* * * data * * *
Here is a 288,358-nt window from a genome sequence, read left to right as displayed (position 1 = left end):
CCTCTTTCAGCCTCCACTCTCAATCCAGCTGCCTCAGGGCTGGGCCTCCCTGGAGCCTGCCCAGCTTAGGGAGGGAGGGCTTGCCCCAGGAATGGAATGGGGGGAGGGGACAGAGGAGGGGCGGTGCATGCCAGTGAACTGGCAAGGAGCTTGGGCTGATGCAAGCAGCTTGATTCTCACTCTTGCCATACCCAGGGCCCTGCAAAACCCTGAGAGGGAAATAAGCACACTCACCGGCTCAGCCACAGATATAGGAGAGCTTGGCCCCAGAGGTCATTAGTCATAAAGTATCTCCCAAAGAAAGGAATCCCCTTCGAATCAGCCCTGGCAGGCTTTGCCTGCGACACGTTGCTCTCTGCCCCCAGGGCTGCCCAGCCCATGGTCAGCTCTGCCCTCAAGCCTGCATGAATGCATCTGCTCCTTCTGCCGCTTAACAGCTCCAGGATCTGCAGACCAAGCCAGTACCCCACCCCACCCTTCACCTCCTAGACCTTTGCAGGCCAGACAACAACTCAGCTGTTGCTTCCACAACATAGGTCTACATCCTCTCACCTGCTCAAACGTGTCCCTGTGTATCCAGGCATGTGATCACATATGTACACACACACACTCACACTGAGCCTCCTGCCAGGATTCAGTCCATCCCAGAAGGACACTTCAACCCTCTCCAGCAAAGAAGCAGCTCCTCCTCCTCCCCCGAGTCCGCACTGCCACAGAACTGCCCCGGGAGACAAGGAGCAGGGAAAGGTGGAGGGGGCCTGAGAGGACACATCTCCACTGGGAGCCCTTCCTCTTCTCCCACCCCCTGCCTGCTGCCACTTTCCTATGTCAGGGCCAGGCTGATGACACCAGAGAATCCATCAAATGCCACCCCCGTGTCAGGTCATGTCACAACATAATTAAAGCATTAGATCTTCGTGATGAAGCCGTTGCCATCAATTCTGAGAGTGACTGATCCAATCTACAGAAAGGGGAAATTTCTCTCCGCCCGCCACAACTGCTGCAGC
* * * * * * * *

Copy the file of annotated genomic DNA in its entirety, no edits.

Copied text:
Here is a 288,358-nt window from a genome sequence, read left to right as displayed (position 1 = left end):
CCTCTTTCAGCCTCCACTCTCAATCCAGCTGCCTCAGGGCTGGGCCTCCCTGGAGCCTGCCCAGCTTAGGGAGGGAGGGCTTGCCCCAGGAATGGAATGGGGGGAGGGGACAGAGGAGGGGCGGTGCATGCCAGTGAACTGGCAAGGAGCTTGGGCTGATGCAAGCAGCTTGATTCTCACTCTTGCCATACCCAGGGCCCTGCAAAACCCTGAGAGGGAAATAAGCACACTCACCGGCTCAGCCACAGATATAGGAGAGCTTGGCCCCAGAGGTCATTAGTCATAAAGTATCTCCCAAAGAAAGGAATCCCCTTCGAATCAGCCCTGGCAGGCTTTGCCTGCGACACGTTGCTCTCTGCCCCCAGGGCTGCCCAGCCCATGGTCAGCTCTGCCCTCAAGCCTGCATGAATGCATCTGCTCCTTCTGCCGCTTAACAGCTCCAGGATCTGCAGACCAAGCCAGTACCCCACCCCACCCTTCACCTCCTAGACCTTTGCAGGCCAGACAACAACTCAGCTGTTGCTTCCACAACATAGGTCTACATCCTCTCACCTGCTCAAACGTGTCCCTGTGTATCCAGGCATGTGATCACATATGTACACACACACACTCACACTGAGCCTCCTGCCAGGATTCAGTCCATCCCAGAAGGACACTTCAACCCTCTCCAGCAAAGAAGCAGCTCCTCCTCCTCCCCCGAGTCCGCACTGCCACAGAACTGCCCCGGGAGACAAGGAGCAGGGAAAGGTGGAGGGGGCCTGAGAGGACACATCTCCACTGGGAGCCCTTCCTCTTCTCCCACCCCCTGCCTGCTGCCACTTTCCTATGTCAGGGCCAGGCTGATGACACCAGAGAATCCATCAAATGCCACCCCCGTGTCAGGTCATGTCACAACATAATTAAAGCATTAGATCTTCGTGATGAAGCCGTTGCCATCAATTCTGAGAGTGACTGATCCAATCTACAGAAAGGGGAAATTTCTCTCCGCCCGCCACAACTGCTGCAGC